Departing and Arriving US Soldiers View the Statue of Liberty

A boat full of soldiers in WWI uniforms wave to the Statue of Liberty as they pass
"Their last glimpse of Old New York"

NPS Collections

Immediately after the declaration of war on April 6, 1917, the United States Secretary of War, Newton Baker was challenged with the task of developing American armed forces from a standing army. The forces would be developed using volunteers but mostly draftees of citizen-soldiers. The system for drafting the citizen-soldiers was established by the Selective Service Act of 1917, amended 1918 to register men between the ages of 18 to 45 for military service. By the war’s end, over 4.8 million Americans, volunteers and draftees were mobilized for the war effort.

For some for the journey to the European battle fields began with departure from the port of Hoboken, New Jersey, into New York Harbor past the Statue of Liberty. The photographer N(orbert George) Moser, who specialized in taking military and naval photographs captured the response of American troops on board a carrier leaving for Europe. The Moser’s photograph was made into a cardstock postcard copyrighted by I.F.S. INC in 1918. The postcard was given the caption “Their last glimpse of Old New York”. The greytone image of the Statue of Liberty, the vague and barely visible symbol of freedom in the misty background, focuses on the reaction of the men. Viewed from behind the crowd of soldiers on deck in the foreground, the image emphasizes their passing farewell to America on their way to the war.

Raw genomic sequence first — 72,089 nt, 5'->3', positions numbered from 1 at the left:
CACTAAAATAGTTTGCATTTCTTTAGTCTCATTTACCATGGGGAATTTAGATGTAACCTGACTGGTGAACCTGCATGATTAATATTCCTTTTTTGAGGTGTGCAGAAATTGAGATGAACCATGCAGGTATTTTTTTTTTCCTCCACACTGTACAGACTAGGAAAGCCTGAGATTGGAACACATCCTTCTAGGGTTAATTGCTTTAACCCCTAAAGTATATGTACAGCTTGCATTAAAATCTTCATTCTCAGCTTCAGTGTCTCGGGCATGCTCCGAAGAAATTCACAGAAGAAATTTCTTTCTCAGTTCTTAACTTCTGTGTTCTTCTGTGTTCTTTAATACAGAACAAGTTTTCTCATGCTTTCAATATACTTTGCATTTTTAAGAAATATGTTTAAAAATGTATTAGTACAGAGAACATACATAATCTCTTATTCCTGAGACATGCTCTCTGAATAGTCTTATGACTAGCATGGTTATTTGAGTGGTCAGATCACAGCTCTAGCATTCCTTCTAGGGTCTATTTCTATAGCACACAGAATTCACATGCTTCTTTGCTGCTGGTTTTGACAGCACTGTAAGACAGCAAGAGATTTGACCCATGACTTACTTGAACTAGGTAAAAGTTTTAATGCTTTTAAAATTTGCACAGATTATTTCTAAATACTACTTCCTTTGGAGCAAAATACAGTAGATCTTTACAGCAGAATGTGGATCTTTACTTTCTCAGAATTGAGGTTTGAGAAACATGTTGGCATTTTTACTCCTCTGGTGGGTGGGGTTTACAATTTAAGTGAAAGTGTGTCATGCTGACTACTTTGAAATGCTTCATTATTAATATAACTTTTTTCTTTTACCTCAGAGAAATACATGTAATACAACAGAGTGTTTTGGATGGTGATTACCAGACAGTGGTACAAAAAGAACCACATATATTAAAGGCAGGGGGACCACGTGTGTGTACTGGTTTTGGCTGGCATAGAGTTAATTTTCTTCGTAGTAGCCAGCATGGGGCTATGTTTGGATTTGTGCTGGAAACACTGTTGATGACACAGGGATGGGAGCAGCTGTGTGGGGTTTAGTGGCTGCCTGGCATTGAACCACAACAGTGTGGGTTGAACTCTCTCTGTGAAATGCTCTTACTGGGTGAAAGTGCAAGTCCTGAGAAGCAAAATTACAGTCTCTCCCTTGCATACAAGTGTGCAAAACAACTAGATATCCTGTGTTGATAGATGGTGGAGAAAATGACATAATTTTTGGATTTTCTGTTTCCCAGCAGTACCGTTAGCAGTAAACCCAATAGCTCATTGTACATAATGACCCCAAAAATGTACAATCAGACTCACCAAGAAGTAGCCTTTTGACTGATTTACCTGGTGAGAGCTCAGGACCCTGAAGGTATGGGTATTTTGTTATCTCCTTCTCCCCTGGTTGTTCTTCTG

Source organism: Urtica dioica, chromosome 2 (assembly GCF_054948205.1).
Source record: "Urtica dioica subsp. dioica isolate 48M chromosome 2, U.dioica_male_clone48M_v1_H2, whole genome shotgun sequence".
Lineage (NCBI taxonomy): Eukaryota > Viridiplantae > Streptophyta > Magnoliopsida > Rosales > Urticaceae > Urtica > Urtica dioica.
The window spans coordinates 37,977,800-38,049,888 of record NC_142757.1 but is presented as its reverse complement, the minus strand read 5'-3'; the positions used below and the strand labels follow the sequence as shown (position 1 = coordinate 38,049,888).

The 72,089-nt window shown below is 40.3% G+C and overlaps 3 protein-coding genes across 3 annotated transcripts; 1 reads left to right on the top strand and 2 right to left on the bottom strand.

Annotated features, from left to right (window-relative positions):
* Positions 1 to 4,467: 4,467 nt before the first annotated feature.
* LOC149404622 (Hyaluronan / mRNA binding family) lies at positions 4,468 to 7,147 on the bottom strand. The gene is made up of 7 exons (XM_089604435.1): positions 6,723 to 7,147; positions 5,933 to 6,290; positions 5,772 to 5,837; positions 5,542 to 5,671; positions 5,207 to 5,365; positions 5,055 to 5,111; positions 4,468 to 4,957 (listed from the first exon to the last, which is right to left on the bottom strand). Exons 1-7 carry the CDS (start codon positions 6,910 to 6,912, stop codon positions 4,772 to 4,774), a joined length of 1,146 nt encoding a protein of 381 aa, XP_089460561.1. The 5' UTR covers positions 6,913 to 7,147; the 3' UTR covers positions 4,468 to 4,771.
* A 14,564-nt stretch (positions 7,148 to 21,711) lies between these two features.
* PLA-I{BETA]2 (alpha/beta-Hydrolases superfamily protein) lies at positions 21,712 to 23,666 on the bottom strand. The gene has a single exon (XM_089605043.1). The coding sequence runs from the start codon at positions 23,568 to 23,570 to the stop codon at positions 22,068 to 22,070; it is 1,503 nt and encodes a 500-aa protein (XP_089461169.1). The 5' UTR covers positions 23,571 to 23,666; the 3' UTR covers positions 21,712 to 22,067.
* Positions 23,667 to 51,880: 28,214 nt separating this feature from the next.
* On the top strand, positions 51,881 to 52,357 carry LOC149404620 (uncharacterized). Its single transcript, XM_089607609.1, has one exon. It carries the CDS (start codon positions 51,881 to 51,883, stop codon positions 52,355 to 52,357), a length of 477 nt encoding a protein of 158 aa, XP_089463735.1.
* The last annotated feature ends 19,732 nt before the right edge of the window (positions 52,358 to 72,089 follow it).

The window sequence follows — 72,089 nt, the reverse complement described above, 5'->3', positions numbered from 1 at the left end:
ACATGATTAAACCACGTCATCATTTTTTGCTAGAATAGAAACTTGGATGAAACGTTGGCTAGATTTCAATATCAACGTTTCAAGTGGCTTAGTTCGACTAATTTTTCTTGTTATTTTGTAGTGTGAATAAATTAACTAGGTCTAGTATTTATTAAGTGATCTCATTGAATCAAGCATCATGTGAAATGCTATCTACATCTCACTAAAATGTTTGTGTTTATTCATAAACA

Hand-written letter on two sheets of yellowing paper with YMCA letterhead

NPS Collections

The return to the United States from the horror of the battlefields of Europe is poignantly told in this emotional letter by a homeward bound soldier, Nelson Kling writing to his mother. Handwritten on lined Army and Navy YMCA stationary from Camp Mills, Long Island on March 15, 1919, he tells his mother about his reaction and the reactions of the other soldiers on board the inbound ship to their first view of the Statue of Liberty. He writes, “…it was a grand and glorious feeling when Miss Liberty first loomed up on the horizon….” He goes on to write:

“When we first got a glimpse of the Statue of Liberty (there was close to two thousand men on board and every man on deck with his eye peeled) a cheer went out over the water and it seemed like the boat even came to attention. ‘There’s my sweet heart now’ and then everyone sang My Country [tis] of Thee and I’ll tell you Mother Mine there isn’t another spot in the whole world like this one and you’ll never realize it until you’ve seen (it) for yourself.”

Last updated: July 18, 2017